Wednesday, September 18, 2013

Sex, Drugs, Violence and T.V.

Did you ever wonder just when television became so sexualized and violent? When gangsters, pimps and drug dealers became our top-rated dramas? It's ratings, but it goes deeper.

It happened over time. It starts with reality television in the 90s, which was also the decade the Sopranos started in. The nineties brought in the newly sexualized and violent content to two areas where drama was socially acceptable: police work and hospitals. Shows like Law and Order and ER brought the shock value, but were okay, since the heroes were cops and doctors. In the aughts is when it shifted to the bad guys being the focus.

There are a few threads here. First, we have the rise of graphic images and scenarios, which I contend for television starts in the 90s and increases in the past decade. Prior to then very graphic stuff wasn't on television. Second, the graphic stuff is increasingly on shows where anti-heroes, generally criminal, are the focus. Dexter, The Wire, Boardwalk Empire, Oz, Hannibal, and so on. This was not the lineup of characters in the seventies and eighties. Third, television in general is more and more emotionally charged, from reality tv, to the well-scripted dramas, to the news. Take a look at a pretty decent list of best tv shows ( and compare historically. Very few are so emotionally charged before 1990, and if they are, it's sympathetic for characters who you consider good people. If I'm wound up by an episode of M*A*S*H or Cheers, it's because I feel for the difficulties they're going through.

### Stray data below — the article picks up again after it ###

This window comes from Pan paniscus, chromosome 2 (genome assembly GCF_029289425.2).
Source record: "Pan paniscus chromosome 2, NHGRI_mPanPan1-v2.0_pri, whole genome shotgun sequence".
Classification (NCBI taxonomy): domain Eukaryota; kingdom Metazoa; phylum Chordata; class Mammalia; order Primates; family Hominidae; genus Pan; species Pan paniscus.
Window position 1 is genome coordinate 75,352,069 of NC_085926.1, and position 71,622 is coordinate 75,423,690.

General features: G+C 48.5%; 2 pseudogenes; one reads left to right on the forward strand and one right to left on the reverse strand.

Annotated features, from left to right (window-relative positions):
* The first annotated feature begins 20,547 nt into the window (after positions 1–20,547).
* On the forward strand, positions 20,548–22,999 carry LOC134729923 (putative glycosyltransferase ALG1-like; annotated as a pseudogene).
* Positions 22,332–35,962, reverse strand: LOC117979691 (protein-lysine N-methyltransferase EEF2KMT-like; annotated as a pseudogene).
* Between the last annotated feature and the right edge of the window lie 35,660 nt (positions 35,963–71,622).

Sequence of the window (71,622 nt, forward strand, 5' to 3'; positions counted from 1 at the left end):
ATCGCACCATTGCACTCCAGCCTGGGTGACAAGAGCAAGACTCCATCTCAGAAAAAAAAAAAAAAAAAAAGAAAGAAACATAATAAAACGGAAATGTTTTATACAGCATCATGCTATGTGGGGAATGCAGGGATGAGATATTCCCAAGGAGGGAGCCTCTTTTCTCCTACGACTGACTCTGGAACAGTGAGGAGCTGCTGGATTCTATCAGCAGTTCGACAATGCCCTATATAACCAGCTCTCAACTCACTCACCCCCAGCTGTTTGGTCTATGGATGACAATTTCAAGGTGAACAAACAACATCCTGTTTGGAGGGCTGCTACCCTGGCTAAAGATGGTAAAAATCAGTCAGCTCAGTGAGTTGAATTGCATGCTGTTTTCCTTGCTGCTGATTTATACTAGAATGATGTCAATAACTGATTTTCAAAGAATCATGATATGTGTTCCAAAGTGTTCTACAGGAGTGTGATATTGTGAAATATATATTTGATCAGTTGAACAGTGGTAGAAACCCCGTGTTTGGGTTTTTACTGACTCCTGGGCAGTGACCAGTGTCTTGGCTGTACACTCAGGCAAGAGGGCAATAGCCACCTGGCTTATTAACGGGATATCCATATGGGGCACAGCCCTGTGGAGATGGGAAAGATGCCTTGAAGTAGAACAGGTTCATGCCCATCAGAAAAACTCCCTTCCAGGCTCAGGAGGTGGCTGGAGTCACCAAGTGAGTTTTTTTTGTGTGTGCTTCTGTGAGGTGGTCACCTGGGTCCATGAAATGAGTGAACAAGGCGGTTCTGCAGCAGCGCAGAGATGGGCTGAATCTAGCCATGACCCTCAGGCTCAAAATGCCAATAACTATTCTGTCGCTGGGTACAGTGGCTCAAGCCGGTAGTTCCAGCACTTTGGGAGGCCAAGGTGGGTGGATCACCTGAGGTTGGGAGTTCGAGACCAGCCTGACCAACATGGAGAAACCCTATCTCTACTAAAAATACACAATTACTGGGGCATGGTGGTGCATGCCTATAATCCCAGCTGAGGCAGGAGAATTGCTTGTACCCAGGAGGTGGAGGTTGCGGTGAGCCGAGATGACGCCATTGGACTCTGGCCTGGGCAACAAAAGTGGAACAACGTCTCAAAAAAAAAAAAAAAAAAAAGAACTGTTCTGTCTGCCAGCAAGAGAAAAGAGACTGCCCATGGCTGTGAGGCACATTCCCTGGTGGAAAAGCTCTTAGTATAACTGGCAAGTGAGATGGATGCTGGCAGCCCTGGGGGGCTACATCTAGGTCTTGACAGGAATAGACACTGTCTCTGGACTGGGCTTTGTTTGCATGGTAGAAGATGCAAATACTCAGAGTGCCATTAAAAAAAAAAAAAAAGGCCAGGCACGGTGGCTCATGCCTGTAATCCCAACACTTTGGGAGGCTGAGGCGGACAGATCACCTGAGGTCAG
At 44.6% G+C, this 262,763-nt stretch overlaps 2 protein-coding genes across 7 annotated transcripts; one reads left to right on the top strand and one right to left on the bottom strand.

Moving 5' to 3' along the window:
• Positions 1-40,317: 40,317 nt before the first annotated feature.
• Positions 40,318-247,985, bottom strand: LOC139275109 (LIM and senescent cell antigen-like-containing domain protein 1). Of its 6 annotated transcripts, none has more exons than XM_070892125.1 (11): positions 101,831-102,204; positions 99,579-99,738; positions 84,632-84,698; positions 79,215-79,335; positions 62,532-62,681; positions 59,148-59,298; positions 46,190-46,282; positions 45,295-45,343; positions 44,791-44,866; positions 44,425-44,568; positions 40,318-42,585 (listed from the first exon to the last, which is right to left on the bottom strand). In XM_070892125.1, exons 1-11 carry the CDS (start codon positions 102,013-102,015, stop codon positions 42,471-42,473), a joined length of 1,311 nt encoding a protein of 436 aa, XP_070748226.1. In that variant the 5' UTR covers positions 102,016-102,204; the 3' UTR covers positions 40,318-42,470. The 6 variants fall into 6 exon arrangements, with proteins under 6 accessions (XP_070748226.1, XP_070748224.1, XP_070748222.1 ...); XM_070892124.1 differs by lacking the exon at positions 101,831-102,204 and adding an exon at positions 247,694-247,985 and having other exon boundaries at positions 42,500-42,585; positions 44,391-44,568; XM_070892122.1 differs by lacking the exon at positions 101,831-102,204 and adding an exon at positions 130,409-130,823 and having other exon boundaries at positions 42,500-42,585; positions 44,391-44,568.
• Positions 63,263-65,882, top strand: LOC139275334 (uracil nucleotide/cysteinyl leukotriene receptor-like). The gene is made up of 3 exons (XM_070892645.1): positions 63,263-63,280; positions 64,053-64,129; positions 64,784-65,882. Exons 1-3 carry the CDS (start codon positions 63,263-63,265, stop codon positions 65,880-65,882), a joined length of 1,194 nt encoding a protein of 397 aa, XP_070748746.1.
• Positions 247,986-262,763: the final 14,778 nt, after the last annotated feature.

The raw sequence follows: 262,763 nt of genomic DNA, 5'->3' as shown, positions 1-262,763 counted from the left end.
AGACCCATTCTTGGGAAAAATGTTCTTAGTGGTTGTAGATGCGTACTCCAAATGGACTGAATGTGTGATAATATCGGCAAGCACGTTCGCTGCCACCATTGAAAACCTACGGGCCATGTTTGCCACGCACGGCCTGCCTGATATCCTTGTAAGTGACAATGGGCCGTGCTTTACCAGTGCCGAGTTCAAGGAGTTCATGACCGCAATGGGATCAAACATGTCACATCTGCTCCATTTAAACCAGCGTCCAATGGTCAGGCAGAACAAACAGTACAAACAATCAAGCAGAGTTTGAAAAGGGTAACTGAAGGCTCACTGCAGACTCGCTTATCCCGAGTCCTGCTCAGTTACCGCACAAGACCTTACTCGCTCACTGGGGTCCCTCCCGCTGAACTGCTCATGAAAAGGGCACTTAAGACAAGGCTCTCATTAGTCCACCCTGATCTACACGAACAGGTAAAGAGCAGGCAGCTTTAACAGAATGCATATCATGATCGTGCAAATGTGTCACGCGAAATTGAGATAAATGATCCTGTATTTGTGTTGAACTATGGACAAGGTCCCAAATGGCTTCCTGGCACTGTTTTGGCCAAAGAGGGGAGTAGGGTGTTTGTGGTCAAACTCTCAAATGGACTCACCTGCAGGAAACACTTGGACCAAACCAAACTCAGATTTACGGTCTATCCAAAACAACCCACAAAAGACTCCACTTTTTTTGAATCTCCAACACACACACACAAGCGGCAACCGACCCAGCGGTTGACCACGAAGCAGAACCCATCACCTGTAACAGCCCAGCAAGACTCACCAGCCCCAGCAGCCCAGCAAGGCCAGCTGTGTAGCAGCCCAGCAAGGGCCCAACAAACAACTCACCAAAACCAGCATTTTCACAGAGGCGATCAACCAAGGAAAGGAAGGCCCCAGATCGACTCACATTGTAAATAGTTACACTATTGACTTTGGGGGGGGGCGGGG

Lastly, while I get that people have for a while been hyperfocused around television – wanting to know who shot JR and who'll win the Super bowl – I feel as though the placation has increased, and due to the emotional intensity, is more dangerous. Watching television can now leave people feeling drained. And that is potentially very dangerous.

Instead of screaming at the Koch brothers, we're screaming at Skyler and Tony Soprano. We are invested in reality tv celebrities, because we want to see our choice make it to the final round. We have so much strong emotion on our televisions, we've saved none for the realities we must conquer to make our world a better place. Which is just the way they want it.

The other night Robert Reich was on The Daily Show, for his film ‘Inequality for All’. I read a lot of Reich for my “Loser Generation” series, and put money where my mouth is for the kickstarter that funded this movie. I am in complete agreement with Reich that money in politics is the most dangerous thing in our society today. I wrote about this at length, and I am motivated to fix and change it.

Yet sometimes I feel pulled between competing passionate subjects. I’m teaching ‘Current Social Issues’ this semester and the goal is to get the kids zealous about big issues. We’ve talked about genocide, modern slavery, and race discrimination regarding the death penalty. They are intrigued, and sort of sad, but not moved. You could say it’s my teaching, but I don’t think so. Because the other night, on dormitory duty, I saw a boy become impassioned by ‘Breaking Bad’ who was unmoved by human trafficking that same morning.

This is part of why the youth generation is a bunch of losers. It applies to Gen Y, the young professionals who aren’t in the streets protesting for equality and wage benefits befitting their dignity and degrees, and to the youth who are currently teens, raised in a decade of wire-tapping and standardized testing that has left them numbed and apathetic. Imagine your day: school is useless, or your job far below your training and education level, you go home and distract yourself with television which leaves you emotionally drained, and then what you don’t do is try and start a social movement, a protest, or a sit-in. And, like, look at Occupy, man. Like the youth’s parents learned, protests are a bummer, demonstrations are a drag. After an unfulfilling day, let’s sit around and get excited by meth dealers, murders and sexual victimization.

“Watching television is like taking black spray paint to your third eye.” ~ Bill Hicks

1 comment:

Jessica said...

My comment wouldn't fit in this box: